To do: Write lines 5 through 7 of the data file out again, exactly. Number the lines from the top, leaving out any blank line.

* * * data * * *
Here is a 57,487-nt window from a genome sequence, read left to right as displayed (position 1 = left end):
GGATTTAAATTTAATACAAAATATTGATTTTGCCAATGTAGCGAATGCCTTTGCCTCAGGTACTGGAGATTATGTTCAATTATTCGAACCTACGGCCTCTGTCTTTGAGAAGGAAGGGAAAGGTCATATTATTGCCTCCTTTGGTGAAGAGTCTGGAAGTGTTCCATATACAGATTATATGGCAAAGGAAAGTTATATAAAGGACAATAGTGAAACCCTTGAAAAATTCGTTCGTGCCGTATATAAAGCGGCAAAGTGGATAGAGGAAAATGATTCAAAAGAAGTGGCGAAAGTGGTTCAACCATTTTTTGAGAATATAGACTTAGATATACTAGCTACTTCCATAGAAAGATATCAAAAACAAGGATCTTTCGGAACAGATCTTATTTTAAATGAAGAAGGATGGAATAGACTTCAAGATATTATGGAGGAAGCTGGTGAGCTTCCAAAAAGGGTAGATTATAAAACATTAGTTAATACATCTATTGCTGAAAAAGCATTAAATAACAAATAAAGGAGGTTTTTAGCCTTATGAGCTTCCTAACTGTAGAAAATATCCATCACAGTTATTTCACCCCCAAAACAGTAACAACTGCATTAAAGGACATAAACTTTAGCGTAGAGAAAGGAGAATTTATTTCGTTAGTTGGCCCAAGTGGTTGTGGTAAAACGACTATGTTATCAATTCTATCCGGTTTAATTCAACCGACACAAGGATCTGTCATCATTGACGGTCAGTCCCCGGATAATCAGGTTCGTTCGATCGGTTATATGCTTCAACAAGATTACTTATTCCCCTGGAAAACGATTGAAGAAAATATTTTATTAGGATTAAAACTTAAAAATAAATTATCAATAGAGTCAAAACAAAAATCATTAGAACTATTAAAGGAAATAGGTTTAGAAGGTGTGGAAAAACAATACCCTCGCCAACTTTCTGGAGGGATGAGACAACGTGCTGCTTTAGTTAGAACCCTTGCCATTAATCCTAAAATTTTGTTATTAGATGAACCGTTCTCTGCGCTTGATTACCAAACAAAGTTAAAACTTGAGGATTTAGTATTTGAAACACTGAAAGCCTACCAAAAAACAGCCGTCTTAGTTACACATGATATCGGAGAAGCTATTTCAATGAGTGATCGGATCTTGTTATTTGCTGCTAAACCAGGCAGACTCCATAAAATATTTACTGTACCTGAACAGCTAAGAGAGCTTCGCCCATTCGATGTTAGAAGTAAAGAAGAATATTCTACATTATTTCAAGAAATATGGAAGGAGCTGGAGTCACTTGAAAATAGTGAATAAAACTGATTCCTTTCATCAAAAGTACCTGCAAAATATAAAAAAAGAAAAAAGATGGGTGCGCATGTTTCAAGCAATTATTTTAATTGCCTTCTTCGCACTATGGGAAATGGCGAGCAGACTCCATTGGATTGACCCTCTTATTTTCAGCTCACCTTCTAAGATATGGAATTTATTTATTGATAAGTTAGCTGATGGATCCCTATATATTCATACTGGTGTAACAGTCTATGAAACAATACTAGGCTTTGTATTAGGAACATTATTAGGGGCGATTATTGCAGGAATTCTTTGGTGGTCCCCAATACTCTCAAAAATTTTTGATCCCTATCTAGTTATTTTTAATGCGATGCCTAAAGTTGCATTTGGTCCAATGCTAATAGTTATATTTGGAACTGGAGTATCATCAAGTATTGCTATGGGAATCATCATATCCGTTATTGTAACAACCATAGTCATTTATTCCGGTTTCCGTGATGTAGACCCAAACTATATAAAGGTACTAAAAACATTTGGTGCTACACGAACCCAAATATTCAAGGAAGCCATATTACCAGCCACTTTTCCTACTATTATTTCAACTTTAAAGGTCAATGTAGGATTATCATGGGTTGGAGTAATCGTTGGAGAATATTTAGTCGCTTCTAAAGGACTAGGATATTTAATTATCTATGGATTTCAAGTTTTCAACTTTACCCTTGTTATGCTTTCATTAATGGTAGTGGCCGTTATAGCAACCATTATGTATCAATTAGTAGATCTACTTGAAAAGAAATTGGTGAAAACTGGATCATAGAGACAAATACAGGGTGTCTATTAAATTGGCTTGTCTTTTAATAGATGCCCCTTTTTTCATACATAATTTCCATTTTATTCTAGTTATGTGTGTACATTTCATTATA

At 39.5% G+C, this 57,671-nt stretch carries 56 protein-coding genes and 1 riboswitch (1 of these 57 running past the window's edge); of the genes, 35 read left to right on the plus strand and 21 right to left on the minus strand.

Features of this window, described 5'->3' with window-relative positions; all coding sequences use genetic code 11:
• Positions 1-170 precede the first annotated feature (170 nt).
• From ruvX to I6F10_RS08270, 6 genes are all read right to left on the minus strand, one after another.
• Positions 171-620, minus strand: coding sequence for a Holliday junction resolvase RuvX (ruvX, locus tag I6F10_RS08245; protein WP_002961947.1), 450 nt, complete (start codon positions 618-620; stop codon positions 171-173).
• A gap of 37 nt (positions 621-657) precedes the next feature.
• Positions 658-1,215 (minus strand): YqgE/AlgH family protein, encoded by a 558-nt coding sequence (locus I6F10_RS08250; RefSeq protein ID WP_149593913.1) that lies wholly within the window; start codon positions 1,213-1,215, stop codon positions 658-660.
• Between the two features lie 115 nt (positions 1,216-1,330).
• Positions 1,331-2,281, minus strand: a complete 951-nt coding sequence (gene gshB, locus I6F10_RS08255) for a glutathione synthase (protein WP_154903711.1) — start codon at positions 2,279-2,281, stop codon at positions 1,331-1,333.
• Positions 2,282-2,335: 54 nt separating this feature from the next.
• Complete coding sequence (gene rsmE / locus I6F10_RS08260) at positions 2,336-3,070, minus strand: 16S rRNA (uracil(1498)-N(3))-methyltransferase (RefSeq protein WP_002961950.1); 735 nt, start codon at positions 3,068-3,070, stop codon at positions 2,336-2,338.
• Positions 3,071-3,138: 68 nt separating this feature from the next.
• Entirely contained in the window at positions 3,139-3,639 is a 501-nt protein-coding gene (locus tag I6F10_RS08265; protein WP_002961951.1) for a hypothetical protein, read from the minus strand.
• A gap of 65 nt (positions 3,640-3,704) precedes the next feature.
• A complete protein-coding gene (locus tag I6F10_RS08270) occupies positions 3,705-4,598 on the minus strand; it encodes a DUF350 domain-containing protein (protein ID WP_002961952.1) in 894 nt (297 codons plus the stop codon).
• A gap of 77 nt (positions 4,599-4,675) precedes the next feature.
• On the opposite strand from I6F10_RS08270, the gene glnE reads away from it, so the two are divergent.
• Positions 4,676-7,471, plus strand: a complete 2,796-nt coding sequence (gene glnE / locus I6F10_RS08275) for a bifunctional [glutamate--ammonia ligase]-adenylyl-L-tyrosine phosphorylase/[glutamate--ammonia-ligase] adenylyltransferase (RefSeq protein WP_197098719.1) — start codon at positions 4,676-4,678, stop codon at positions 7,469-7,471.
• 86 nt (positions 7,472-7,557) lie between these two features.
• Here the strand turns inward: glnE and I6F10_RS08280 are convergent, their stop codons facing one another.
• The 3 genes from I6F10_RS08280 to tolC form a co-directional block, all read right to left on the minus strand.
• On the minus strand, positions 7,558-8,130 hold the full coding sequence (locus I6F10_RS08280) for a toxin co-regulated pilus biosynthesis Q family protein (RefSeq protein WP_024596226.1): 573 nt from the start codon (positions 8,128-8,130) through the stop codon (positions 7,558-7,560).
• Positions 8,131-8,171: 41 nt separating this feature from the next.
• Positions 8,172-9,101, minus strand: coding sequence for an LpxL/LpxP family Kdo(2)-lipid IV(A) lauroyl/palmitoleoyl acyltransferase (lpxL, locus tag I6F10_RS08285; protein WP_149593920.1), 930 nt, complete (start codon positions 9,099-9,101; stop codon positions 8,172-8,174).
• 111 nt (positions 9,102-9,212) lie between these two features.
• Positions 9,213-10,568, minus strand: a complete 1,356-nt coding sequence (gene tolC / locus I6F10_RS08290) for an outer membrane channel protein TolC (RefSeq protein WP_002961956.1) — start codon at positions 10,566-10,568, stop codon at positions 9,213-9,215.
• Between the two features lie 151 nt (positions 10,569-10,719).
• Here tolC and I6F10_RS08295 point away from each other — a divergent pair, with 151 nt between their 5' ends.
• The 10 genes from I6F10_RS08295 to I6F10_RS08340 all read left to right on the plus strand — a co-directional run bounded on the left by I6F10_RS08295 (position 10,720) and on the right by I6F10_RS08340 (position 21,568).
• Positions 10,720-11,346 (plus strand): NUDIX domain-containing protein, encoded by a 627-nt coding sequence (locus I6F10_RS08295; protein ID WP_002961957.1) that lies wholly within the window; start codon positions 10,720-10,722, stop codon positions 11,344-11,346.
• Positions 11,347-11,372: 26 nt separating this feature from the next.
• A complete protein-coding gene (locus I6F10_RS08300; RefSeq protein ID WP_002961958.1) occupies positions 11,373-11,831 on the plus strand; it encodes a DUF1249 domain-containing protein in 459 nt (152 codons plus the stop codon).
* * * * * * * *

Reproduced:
• Positions 1-170 precede the first annotated feature (170 nt).
• From ruvX to I6F10_RS08270, 6 genes are all read right to left on the minus strand, one after another.
• Positions 171-620, minus strand: coding sequence for a Holliday junction resolvase RuvX (ruvX, locus tag I6F10_RS08245; protein WP_002961947.1), 450 nt, complete (start codon positions 618-620; stop codon positions 171-173).